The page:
Expectation, presumption, disappointment, and learning

As long as one knows that expectations are merely expectations, there is actually no disappointment when an expectation is violated. There is just the recognition that the expectation did not fit reality. Or, even if there is disappointment, it is momentary and of no lasting importance.

What is actually the bigger issue is presumptions that we do not recognize as presumptuous. If we presume that something WILL BE or that it ALREADY IS, that is not the same as expecting it and watching for it to eventually develop (probably). Presumptions lead not only to disappointment, but to terror that if one unrecognized presumption is wrong, we may have others.

So, the presumptions lead to confusion, shame (about the confusion), panic (about the shame), and frustration (about the results that come from the behavior of panicking). Unmet expectations do not lead to confusion and so on. Expectations do not lead to suffering.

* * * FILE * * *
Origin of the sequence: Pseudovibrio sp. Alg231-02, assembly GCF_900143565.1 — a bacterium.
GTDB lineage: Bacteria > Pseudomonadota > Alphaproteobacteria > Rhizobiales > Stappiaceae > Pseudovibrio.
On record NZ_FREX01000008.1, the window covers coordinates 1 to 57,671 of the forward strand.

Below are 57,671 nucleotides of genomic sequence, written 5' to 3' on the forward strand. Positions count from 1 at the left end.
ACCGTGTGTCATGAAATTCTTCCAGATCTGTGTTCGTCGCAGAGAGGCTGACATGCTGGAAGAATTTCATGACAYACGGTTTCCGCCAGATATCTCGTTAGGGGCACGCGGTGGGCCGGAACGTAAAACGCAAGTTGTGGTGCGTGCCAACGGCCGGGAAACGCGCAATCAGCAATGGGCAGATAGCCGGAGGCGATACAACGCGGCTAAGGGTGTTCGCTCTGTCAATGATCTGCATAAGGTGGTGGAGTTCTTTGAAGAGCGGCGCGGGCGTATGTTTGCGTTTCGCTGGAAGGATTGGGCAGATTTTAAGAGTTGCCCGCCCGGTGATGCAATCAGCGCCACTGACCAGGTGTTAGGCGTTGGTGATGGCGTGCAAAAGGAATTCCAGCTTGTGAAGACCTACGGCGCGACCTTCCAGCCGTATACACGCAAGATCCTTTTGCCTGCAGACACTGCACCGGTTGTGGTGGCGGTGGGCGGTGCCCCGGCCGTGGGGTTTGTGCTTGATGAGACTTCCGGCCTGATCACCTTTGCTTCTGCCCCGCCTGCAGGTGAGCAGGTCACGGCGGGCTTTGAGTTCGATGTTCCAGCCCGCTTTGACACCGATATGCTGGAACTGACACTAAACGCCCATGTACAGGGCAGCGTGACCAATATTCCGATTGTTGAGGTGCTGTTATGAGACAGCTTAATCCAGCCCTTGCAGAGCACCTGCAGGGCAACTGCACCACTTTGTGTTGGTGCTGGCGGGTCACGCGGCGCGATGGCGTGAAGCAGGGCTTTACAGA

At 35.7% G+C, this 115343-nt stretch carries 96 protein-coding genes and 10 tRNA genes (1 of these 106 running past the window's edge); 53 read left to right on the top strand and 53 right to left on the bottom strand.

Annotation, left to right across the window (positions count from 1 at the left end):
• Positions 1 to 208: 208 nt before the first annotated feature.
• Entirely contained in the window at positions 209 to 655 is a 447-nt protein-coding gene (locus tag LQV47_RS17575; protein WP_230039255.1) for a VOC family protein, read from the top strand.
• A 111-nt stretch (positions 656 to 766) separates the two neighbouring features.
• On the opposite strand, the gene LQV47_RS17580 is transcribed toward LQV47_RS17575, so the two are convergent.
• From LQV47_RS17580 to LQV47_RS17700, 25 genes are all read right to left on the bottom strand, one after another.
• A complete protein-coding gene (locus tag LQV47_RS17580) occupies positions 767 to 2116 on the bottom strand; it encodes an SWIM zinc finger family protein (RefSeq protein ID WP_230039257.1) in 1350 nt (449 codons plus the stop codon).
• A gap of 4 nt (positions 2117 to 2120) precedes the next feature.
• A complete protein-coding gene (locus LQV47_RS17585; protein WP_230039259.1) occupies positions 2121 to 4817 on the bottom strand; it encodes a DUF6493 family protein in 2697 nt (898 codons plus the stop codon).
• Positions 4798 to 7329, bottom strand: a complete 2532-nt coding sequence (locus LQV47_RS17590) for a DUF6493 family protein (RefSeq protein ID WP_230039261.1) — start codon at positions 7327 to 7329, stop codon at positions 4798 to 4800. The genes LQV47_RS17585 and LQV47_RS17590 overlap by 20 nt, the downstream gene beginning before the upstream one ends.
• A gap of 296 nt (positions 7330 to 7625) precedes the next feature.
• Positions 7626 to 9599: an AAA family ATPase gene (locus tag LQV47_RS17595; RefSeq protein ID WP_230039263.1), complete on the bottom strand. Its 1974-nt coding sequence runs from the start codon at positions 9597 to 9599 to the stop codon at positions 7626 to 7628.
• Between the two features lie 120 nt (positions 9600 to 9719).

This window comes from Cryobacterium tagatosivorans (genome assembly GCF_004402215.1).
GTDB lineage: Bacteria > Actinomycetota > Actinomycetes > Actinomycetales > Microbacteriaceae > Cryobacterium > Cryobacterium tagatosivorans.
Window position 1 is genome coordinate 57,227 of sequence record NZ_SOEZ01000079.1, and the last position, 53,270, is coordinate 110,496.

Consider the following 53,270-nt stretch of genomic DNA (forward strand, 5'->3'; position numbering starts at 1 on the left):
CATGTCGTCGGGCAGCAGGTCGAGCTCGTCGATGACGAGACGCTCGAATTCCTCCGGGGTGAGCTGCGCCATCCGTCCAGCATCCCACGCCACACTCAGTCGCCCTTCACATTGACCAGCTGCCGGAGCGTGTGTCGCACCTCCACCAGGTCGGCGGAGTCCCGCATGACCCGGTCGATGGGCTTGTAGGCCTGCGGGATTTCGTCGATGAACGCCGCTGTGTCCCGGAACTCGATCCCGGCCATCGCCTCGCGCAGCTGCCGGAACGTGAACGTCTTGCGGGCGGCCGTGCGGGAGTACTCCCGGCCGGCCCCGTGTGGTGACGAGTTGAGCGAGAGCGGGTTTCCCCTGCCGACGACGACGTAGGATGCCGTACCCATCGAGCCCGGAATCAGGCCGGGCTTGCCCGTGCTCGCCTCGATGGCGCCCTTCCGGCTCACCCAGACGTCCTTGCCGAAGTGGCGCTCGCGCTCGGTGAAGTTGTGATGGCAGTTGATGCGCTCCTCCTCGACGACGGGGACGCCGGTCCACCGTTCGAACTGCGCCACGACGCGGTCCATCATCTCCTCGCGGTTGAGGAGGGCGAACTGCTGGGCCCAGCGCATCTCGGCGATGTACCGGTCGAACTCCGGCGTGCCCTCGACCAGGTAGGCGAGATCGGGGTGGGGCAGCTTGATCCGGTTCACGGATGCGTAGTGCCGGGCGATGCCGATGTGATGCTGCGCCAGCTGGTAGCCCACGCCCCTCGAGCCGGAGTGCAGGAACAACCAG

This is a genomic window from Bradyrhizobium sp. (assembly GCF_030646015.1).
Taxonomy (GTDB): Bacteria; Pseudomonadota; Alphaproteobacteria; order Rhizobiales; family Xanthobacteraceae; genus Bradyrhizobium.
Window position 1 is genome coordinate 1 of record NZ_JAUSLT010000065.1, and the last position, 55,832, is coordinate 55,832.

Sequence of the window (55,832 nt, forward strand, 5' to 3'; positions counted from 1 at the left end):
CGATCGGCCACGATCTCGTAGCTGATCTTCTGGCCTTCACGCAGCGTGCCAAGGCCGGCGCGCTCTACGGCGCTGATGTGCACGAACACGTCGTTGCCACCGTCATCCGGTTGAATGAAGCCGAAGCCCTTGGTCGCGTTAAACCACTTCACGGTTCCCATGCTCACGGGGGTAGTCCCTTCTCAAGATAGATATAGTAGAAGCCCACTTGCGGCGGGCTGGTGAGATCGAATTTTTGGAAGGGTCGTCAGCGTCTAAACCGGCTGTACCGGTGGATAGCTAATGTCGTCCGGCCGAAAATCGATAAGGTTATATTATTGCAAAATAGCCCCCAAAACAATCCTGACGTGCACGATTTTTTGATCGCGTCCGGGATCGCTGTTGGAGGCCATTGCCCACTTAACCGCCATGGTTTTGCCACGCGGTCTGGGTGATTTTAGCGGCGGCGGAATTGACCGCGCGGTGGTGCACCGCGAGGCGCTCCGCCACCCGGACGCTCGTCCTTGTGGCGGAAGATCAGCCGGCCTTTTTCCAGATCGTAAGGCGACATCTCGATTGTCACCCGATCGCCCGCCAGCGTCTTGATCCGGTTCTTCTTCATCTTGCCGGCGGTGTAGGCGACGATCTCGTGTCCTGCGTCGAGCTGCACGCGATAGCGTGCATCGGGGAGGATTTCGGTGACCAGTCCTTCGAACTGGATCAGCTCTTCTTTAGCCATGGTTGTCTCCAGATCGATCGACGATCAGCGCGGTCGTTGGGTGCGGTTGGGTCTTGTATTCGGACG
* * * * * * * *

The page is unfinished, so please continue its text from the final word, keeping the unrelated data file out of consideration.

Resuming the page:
In fact, disappointment is not even a form of suffering. Disappointment is just the relaxing of a prior hope: “aha, oh well, no!”

However, with presumptions, especially programmed presumptions, we can “take a position against reality.” We can be so terrified of social punishments that we display loyalty to programmed ideals of “what should be” and “what should not be”… such that we speak of presumptions as if they are actually expectations.

We may participate in public school linguistic rituals of “confusing words with objective reality.” We are trained to complain if expectations are not met. “I expected my wife to cook me EGGS, so now based on that so-called expectation, I will throw a tantrum.”

The cooking of eggs was never an actual expectation. It was purely a set-up to justify a display of rage.

The confusion was not a result of whatever the wife cooked instead. The confusion was pre-existing (and was programmed through the curriculum of “ritual abuse” at the public school).


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